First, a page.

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Where Does Dez Fit in the NFL?

The NFL Draft is not an exact science. Despite numerous football drills, the Wonderlic test, and the heralded NFL combine, a prospect’s NFL success is unpredictable. A player’s behavior off the field is often overlooked. That is not the case, however, with Oklahoma State wide receiver Dez Bryant, whose off-the-field issues have general managers around the NFL seriously reconsidering their draft boards. 

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Standing 6’ 2” and 225 pounds, Bryant’s talent is unquestioned. He is clearly the premier wide receiver of the 2010 draft class, and Bryant was an integral part of Oklahoma State’s vaunted offense as a sophomore in 2008.

The summer before his junior season, Bryant trained with retired star cornerback Deion Sanders. The NCAA subsequently approached Bryant about whether he had trained with Sanders at Sanders’s house, an NCAA violation. Bryant initially denied training with Sanders.

In October 2009, the NCAA continued to question Bryant. Eventually, the Texas native admitted to breaking NCAA bylaws. He was suspended for the remainder of his junior season, and Oklahoma State struggled.

In the weeks before the NFL combine in Indianapolis, teams were becoming frustrated with Bryant. Front offices found the star wide receiver to have a more complex personality than originally expected. Furthermore, a hamstring injury has prohibited Bryant from working out before NFL scouts. He first skipped the combine, which is not uncommon among elite prospects. Bryant then skipped Oklahoma State’s pro day, again citing his hamstring. Reports, however, have surfaced that Bryant would have skipped the pro day regardless of the injury. He had planned to have a private workout in his native town of Lufkin, Texas.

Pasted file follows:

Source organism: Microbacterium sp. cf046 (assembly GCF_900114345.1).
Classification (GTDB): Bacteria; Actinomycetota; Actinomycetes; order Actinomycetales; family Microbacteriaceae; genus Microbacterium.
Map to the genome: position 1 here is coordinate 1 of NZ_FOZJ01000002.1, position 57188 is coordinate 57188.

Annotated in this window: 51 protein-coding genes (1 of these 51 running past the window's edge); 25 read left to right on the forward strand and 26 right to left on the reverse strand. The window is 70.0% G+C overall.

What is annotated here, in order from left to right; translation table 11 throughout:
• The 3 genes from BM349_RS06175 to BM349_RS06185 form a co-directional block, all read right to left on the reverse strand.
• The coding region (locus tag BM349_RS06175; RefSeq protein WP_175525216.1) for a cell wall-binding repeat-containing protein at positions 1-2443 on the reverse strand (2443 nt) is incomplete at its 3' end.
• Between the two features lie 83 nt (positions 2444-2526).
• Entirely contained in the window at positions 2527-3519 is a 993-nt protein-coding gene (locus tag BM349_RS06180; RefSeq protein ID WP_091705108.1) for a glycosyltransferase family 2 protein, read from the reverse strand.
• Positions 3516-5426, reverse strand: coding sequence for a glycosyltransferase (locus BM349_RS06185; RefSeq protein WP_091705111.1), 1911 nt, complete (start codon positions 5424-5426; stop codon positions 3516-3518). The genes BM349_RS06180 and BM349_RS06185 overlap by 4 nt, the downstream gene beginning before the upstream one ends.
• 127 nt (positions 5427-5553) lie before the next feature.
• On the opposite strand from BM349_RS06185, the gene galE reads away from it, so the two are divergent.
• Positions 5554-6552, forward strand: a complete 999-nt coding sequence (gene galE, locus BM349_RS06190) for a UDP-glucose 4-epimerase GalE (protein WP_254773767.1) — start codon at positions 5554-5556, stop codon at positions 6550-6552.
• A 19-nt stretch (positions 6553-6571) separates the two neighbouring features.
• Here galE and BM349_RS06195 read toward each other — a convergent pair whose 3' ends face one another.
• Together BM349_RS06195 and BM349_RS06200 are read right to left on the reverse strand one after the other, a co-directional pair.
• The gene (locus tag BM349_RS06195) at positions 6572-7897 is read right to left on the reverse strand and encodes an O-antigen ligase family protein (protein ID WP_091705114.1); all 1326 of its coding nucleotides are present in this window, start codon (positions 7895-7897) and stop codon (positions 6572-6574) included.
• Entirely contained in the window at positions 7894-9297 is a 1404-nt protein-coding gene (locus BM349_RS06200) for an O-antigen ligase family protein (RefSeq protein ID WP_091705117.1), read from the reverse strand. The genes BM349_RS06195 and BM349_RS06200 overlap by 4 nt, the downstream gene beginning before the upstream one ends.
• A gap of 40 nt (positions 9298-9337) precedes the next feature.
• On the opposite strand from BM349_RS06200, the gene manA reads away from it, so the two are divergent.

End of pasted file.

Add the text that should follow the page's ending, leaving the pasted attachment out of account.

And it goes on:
In addition, the hamstring injury has forced franchises to look more in depth into Bryant’s injury history. He suffered a nagging ankle injury in his sophomore season, and various organizations believe that if Bryant struggled to stay on the field in a less physical, shorter college football schedule, then he will not be able to consistently stay healthy in the NFL.

Perhaps NFL franchises should look back to 1998 for answers. Randy Moss, whose legal troubles were more serious, slipped to number 21 overall. Before that draft, experts thought that Moss might go in the Top 10. Moss went on to the Pro Bowl as a rookie, and he formed one of the greatest wide receiver tandems of all time with Cris Carter in Minnesota.

In contrast, the Tennessee Titans selected Adam “Pacman” Jones in 2005 with the sixth selection overall. Believed to be a game breaker on defense as well as in the return game, Jones was compared to a young Deion Sanders. Jones began to develop into one of the game’s most promising players. However, in 2007 all turned awry in Tennessee. Jones has been arrested 13 times. Consequently, he was suspended for the 2008 season, was released by the Titans and later by the Cowboys, and is now out of football.

Clearly, owners are willing to give players second chances, but is it warranted? The responsibility ultimately lies with the player himself. To succeed, Bryant would probably need a strict coach along with a strong team leader. Perhaps the New England Patriots or the Baltimore Ravens could fill the bill, both of whom have a need at wide receiver.